Tips on Writing Your Lifestory, 12 of 12: Ernest Hemingway Did It 39 Times

Ernest Hemingway
12. Edit, edit, edit

How-to author and memoir-writing coach Sharon Lippincott: “Write like nobody will ever read it. Edit like the whole world will.”

Blogger Derbhile Dromey: "Good editing is a bit like gardening. You cut back the dead wood to allow the flowers to bloom."

Author Jeff Goins: "It’s never beautiful at the outset. Before your work can reach its potential, it will first have to be bad."

Ernest Hemingway (1899-1961) said he rewrote the ending of Farewell to Arms thirty-nine times, “To get the words right.”

These experts are saying simple proofreading is not enough. Your computer’s spellchecker will find some spelling and grammar errors—not all of which you will agree are errors—but it will not help find your emotional story. You will have to reread your manuscript several times and rewrite sections several times in order to get satisfying results your audience will want to read. 

Profile of a book editor
Long ago in a galaxy far away, staff book editors were an essential part of traditional publishing at the big publishing houses. Their job was to take a manuscript with potential and polish it into a sales-ready product. Not anymore. With the explosion of self-publishing and print-on-demand vendors anyone without a lick of sense can become a published author. Publishers are more discriminating in what they will consider. Authors no longer can expect publishers to clean-up their manuscripts. In order to get past the gatekeepers of traditional publishing, authors have to have more than a great story; they must submit manuscripts that need little or no fixing.

A professional book editor may:
  1. Check for spelling and grammar errors.
  2. Spot conflicting sections.
  3. Identify sections needing improved flow and feel of the story.
  4. Flag facts that need checking. 
  5. Prepare an index.
  6. Design the interior including layout, font and text size.
  7. Select illustrations.
  8. Secure permissions for using material from other sources.
Some of these require individual expertise and teams of editors may work on the process. With few exceptions you are expected to do these tasks, or see they get done, before you submit your manuscript. 

How to find an editor
Ask your librarian for the name and contact person of a writers’ group near you. One or more professional editors may be members of the group. Ask for credentials and references.

Talk with the head of the English department at a college or university in your area. Some institutions have literary publishing divisions whose staff may be available for outside editing work, or they could recommend a contractor with whom they have had success. If a student or college employee is suggested be sure their skills and results can be proven.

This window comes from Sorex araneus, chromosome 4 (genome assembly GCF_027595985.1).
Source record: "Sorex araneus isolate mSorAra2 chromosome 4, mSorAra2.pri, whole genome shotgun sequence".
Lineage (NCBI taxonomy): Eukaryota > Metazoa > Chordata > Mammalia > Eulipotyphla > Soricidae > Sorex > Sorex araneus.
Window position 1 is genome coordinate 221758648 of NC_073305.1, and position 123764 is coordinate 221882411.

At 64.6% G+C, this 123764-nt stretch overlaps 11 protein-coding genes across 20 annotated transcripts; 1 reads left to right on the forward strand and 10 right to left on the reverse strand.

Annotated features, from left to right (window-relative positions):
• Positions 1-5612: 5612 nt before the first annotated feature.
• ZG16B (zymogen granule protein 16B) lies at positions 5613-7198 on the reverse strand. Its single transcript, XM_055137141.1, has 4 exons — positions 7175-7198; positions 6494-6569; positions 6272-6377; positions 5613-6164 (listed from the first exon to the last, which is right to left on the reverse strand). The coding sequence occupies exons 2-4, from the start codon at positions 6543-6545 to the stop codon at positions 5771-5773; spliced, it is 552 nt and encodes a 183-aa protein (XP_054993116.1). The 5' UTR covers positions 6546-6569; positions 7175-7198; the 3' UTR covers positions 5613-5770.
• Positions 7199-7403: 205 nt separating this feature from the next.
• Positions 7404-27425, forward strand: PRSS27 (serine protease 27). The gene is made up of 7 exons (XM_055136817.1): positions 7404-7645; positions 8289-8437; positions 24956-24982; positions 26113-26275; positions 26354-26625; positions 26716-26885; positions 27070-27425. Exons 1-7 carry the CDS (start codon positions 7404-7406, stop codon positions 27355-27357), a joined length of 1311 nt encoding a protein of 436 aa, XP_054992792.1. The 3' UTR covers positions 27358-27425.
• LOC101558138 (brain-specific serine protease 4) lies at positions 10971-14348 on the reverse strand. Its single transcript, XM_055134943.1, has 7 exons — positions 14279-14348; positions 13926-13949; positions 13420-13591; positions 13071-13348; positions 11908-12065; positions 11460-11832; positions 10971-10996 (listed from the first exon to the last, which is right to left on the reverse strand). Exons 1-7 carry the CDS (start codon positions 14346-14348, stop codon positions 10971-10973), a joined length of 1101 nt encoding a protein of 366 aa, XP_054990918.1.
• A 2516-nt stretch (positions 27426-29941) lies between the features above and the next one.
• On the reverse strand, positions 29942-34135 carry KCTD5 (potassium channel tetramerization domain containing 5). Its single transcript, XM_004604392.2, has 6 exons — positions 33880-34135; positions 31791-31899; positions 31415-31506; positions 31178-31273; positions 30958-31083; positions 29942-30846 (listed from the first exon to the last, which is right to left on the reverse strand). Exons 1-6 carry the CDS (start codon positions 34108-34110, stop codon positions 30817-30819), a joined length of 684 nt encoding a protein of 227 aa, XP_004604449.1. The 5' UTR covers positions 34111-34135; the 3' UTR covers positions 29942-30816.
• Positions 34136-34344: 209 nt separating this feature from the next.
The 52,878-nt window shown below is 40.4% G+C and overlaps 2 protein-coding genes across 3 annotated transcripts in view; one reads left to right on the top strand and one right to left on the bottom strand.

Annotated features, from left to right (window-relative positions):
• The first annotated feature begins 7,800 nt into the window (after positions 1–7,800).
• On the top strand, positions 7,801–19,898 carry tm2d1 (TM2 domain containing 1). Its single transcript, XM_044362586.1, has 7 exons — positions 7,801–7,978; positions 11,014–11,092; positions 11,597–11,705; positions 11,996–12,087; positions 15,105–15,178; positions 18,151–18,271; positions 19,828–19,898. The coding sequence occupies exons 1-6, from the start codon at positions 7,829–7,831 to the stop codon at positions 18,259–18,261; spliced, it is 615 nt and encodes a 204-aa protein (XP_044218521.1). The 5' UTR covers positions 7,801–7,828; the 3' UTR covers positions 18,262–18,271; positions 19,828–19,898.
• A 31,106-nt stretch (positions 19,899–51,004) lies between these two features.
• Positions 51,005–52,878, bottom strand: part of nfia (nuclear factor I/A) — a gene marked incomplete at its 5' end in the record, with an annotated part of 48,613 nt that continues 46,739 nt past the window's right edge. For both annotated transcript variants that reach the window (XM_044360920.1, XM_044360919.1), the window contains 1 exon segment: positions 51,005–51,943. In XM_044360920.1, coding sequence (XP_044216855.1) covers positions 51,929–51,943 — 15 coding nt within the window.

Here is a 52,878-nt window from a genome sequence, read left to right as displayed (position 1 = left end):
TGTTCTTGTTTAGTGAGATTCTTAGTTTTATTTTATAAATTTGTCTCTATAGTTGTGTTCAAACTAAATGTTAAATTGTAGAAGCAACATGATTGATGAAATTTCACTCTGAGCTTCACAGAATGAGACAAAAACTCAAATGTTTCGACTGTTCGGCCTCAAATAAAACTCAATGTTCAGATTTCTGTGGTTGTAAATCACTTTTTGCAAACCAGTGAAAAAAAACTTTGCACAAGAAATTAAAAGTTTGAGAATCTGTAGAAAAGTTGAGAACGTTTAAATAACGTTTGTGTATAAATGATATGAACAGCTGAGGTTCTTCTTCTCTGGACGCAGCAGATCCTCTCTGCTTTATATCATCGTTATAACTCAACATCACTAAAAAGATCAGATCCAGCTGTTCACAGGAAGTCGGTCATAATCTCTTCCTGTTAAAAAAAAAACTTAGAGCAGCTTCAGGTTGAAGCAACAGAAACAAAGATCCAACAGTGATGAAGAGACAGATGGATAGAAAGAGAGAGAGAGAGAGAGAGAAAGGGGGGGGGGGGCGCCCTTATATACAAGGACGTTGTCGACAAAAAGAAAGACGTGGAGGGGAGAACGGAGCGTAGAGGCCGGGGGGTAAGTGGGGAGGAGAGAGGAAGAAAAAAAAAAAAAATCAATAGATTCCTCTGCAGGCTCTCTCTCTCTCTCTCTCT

Search the web for freelance editors. Talk with them and get references of satisfied and unsatisfied customers.

Galleycat lists Best Book Editors on Twitter, with links to and comments from the editors.

A directory of professional associations for editors is at Editors Only.

Editing fees vary with skills and experiences of editors and the amount of work they do. Some charge by the project, page, or hour. The Editorial Freelancers Association lists common editorial rates.

Photo courtesy

What solutions have you found work best for your editing issues?

Tips on Writing Your Lifestory, 11 of 12: How to Know Whether You Are on the Right Track

The Reading Lesson
11. Ask a trusted friend to read your work and make suggestions.

Let’s say you finished writing your lifestory, or even several chapters, and you’re feeling pretty good about it. Your stories are interesting, with lead sentences that grab a reader’s attention. You ran the spelling and grammar check on your computer and all looks well. While you may not be ready to publish with a traditional big-name company, you are ready for the next step. What is the next step?
Defining the term
Many professional writers will not agree with what I propose: Get feedback from a trusted friend. You likely wrote your lifestory for family and friends and not to become a best-selling author. You may be planning to take your manuscript to a local quick-print store and have it bound in spiral-notebook form on eight-and-one-half-by-eleven sheets, add a clear plastic cover for protection, and buy a dozen printed copies. Fine to do, but you also should do the best you can so your family and friends will not label you a careless, know-nothing amateur (in their minds, though they might not say that to your face).